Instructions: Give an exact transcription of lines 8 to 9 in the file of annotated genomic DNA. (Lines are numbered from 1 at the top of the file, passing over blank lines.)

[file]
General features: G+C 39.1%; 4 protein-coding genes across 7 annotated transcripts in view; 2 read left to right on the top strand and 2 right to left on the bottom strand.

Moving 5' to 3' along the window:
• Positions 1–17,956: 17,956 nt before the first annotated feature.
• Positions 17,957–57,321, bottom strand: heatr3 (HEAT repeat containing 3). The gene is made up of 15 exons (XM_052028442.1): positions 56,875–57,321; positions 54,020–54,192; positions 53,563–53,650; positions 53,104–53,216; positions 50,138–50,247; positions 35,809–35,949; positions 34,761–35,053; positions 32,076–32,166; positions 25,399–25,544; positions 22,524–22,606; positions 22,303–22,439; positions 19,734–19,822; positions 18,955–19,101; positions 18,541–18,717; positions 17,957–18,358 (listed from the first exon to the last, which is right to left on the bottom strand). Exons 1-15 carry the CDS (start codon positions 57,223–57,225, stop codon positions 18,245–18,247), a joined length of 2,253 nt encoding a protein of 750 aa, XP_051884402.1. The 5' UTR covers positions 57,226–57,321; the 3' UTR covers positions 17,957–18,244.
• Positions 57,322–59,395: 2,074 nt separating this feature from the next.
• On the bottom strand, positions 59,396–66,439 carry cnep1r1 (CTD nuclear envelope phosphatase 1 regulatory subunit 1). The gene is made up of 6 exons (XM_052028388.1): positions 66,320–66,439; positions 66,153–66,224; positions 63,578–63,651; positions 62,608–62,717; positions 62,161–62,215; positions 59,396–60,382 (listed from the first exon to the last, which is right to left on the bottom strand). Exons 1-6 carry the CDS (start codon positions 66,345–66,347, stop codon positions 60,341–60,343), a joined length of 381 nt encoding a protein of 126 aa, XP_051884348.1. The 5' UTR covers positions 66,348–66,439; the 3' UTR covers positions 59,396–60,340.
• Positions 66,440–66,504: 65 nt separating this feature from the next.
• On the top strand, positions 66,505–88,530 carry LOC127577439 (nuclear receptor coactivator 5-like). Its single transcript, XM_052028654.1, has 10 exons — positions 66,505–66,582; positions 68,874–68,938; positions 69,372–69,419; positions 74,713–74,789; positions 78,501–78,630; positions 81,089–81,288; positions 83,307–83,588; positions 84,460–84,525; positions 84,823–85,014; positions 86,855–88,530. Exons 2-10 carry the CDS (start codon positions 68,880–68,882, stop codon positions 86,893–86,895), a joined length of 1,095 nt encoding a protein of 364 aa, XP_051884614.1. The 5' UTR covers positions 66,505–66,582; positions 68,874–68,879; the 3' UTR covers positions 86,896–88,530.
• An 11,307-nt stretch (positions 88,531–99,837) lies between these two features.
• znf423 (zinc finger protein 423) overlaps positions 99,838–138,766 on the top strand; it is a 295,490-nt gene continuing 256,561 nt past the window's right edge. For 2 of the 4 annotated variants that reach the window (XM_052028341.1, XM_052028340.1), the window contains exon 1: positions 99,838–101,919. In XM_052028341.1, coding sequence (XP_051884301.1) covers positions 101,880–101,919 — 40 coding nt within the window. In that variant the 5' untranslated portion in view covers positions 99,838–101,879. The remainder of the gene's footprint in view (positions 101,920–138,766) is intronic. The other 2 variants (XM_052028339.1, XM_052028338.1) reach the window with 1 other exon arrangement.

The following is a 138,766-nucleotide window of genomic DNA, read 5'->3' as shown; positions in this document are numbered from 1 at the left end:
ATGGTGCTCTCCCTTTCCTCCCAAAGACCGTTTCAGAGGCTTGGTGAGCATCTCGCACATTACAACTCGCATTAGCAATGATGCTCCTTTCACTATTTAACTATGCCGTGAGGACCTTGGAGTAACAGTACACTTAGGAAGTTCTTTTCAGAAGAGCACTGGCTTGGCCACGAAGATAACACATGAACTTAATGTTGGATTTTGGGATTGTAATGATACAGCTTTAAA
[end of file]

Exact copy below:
• On the top strand, positions 66,505–88,530 carry LOC127577439 (nuclear receptor coactivator 5-like). Its single transcript, XM_052028654.1, has 10 exons — positions 66,505–66,582; positions 68,874–68,938; positions 69,372–69,419; positions 74,713–74,789; positions 78,501–78,630; positions 81,089–81,288; positions 83,307–83,588; positions 84,460–84,525; positions 84,823–85,014; positions 86,855–88,530. Exons 2-10 carry the CDS (start codon positions 68,880–68,882, stop codon positions 86,893–86,895), a joined length of 1,095 nt encoding a protein of 364 aa, XP_051884614.1. The 5' UTR covers positions 66,505–66,582; positions 68,874–68,879; the 3' UTR covers positions 86,896–88,530.
• An 11,307-nt stretch (positions 88,531–99,837) lies between these two features.